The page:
The Bible tells us there was one Victim and now by giving our lives to him, the rest of us get to be more than conquerors. The possibility of difference is not just about agreeing to disagree on another theological issue, but about ‘hope for a world that tears itself apart – a sign of what can happen with the love and mercy of God through Jesus Christ’.... It’s about the people I love who agree with every word in this book and the people I love who don’t, but we all belong to one another because we all belong to Jesus and his body, the Church. It’s about us taking seriously Bishop Curry’s words in Windsor on that sunny May afternoon: ‘Love is not selfish and self-centred. Lo…

flagging up issues of pride

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Some of our more traditionalist friends have been struggling to come to terms with Ely Cathedral's decision to fly a rainbow flag during the Ely Pride weekend. It's the kind of thing that (with an inevitable predictability) brings a reaction. On Fulcrum and on Psephizo, Andrew Goddard & Ian Paul both respond by questioning the wisdom of churches using flags and espousing any causes other than the Cross and the Gospel. It's not that it's the Rainbow Flag - all flags create 'us' and 'them' - churches shouldn't do this! Well, that's an interesting point; I (slightly cheekily) wonder if Andrew and Ian will be wearing those divisive and non-Gospel poppies to church on November 11th? And I am tempted to do a full analysis of their harrumphing, but really I think that at this point we all expect each others' posturing and it's not necessary. Otherwise we all get stuck in this cycle...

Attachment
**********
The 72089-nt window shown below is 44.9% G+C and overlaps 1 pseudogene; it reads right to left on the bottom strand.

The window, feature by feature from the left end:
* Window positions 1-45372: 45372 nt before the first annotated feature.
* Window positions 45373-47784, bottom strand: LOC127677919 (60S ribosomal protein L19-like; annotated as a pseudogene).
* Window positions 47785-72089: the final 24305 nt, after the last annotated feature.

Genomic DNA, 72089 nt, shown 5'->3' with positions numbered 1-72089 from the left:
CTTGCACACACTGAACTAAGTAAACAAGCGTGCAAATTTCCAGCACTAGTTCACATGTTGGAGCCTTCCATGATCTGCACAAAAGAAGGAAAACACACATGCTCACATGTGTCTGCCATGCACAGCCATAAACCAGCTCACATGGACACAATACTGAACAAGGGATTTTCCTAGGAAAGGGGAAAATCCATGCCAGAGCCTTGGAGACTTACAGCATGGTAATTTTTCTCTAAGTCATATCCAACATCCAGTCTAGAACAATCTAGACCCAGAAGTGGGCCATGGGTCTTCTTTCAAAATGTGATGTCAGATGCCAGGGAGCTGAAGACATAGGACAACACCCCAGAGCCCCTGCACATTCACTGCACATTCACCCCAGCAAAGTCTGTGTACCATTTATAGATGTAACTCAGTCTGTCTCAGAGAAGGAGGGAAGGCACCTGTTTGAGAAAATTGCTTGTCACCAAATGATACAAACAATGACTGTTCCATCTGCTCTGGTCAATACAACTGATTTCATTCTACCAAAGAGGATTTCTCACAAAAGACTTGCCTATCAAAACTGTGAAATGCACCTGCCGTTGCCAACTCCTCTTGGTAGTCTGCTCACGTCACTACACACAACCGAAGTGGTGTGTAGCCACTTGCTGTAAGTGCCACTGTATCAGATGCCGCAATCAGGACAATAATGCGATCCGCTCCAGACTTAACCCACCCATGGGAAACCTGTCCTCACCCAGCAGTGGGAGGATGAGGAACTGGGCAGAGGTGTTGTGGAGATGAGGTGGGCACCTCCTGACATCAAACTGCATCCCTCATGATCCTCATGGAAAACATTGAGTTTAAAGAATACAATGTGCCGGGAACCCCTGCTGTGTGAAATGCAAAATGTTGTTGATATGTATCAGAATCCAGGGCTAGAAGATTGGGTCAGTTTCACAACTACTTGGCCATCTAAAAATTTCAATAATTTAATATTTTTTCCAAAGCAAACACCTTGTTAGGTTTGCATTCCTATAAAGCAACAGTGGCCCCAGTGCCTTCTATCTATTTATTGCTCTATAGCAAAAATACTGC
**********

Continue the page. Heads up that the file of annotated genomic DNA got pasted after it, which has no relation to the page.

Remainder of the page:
However, it is fair to call out fakery for what it is.
A…

how do you speak to a gay person?

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One of the things that happens in the Church's conversations with/about/to gay people, is that they are rarely conversations with/about/to people.

We are an "issue".

Now this is - of course - completely understandable. If you are straight (and most people are) then homosexuality in the Church, in the family, in the workplace, in life, is an "issue". It may be an issue that comes very close. You may have very good gay friends. A close relative. And you may really want to understand.

But for gay people, things (I speak personally, but I think this works as a pretty good general rule) feel a bit different. My life isn't an issue. It's my life.